The most common complication of glue ear is that the fluid in the ear becomes infected by bacteria (otitis media). Otitis media is usually a mild type of infection that will pass within 2 or 3 days.

Page last reviewed: 13/07/2011

The most common symptom of glue ear is some degree of hearing loss.

In children under three years old, two thirds of cases of glue ear affect only one ear (unilateral). One in three cases affect both ears (bilateral). In children over age three, half of all glue ear cases affect only one ear (unilateral).

The degree of hearing loss ranges from slight to mild to moderate.

Slight hearing loss

If your child has slight hearing loss, they may have difficulty understanding people who are far away or speak quietly. They may also appear unusually tired or irritable because they have to try harder to listen to things.

Mild hearing loss

If your child has mild hearing loss, it is likely that they will have considerable difficulty understanding people who are far away or speak quietly.

Your child may have problems picking out conversations in places where there is a lot of background noise. They may also easily 'tune out' of conversations when they are distracted. For example, if they are watching their favourite TV show, they are likely to be unaware of many of the sounds around them.

Moderate hearing loss

If your child has moderate hearing loss, it is likely that they will only be able to understand face-to-face conversations that take place at a distance of between 1-1.5 meters (3.25 -5 feet).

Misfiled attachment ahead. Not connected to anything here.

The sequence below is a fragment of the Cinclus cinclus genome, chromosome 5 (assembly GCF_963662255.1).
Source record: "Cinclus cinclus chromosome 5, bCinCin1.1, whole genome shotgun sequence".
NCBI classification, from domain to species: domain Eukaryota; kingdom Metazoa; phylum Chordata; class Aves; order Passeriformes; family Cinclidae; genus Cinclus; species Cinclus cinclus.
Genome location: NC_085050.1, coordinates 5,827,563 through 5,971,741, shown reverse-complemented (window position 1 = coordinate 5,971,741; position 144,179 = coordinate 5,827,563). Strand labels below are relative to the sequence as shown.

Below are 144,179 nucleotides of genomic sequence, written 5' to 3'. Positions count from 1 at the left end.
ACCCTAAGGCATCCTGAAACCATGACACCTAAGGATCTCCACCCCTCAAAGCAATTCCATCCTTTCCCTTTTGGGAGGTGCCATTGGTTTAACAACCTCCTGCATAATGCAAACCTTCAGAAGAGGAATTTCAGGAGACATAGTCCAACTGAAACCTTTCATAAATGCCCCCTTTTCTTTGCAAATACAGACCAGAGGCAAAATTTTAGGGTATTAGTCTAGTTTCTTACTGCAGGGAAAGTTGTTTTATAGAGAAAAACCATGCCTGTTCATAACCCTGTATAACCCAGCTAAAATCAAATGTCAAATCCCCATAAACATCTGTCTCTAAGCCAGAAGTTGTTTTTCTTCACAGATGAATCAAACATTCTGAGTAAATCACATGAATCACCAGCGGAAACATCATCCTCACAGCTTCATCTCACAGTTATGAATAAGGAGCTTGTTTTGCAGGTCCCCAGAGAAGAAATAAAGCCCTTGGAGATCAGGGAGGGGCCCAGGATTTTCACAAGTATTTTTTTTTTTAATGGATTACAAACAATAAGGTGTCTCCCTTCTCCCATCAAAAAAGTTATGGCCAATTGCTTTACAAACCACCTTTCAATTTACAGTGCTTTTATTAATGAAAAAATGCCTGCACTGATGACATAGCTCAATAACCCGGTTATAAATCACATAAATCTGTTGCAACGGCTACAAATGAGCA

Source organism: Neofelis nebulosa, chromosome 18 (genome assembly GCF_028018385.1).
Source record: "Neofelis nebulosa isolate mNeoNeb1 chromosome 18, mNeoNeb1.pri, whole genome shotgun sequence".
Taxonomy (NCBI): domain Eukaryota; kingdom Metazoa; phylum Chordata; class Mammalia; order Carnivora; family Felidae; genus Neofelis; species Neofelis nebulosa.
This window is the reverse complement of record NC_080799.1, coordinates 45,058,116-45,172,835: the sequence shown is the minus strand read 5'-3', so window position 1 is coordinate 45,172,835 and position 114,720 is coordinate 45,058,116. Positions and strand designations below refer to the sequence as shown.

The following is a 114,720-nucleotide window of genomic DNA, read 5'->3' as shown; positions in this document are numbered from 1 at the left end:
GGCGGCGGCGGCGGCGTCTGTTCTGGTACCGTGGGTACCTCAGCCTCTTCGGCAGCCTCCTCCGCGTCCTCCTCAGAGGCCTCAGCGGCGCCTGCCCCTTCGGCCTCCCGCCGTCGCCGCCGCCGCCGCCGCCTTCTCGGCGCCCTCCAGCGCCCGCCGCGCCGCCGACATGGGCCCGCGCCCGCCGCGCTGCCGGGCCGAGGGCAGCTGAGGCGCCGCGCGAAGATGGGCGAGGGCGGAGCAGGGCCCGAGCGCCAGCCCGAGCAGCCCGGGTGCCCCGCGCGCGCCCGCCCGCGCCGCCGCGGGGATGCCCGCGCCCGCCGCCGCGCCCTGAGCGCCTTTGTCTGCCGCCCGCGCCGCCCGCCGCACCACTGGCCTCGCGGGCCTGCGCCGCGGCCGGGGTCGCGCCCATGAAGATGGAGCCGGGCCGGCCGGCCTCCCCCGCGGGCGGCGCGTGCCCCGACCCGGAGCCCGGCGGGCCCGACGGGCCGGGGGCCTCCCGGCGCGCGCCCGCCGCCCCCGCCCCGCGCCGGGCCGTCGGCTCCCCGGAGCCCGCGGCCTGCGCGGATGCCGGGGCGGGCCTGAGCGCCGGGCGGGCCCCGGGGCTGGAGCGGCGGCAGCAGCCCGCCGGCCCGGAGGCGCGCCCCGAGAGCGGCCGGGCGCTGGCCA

They may also experience problems with communication, learning and social skills. However, in most cases, these problems will resolve once their hearing is restored to normal.

Less common symptoms

Less common symptoms of glue ear include:

  • episodes of mild ear pain
  • irritability
  • problems sleeping
  • balance problems
  • appearing unusually clumsy and, in younger children, delayed speech and language development.


Page last reviewed: 13/07/2011

The exact cause (or causes) of glue ear are not known, although the condition seems to be due to a problem with a part of the body called the Eustachian tube.

The Eustachian tube

The Eustachian tube is a thin tube that runs from your middle ear to the back of your nose.

The Eustachian tube has two main functions, which are explained below.

  • It ventilates your middle ear, helping to maintain a normal air pressure within the middle ear. Sudden changes in air pressure can be painful and, in some cases, can damage the ears. Changes in air pressure are responsible for the popping sensation that many people experience on an aeroplane.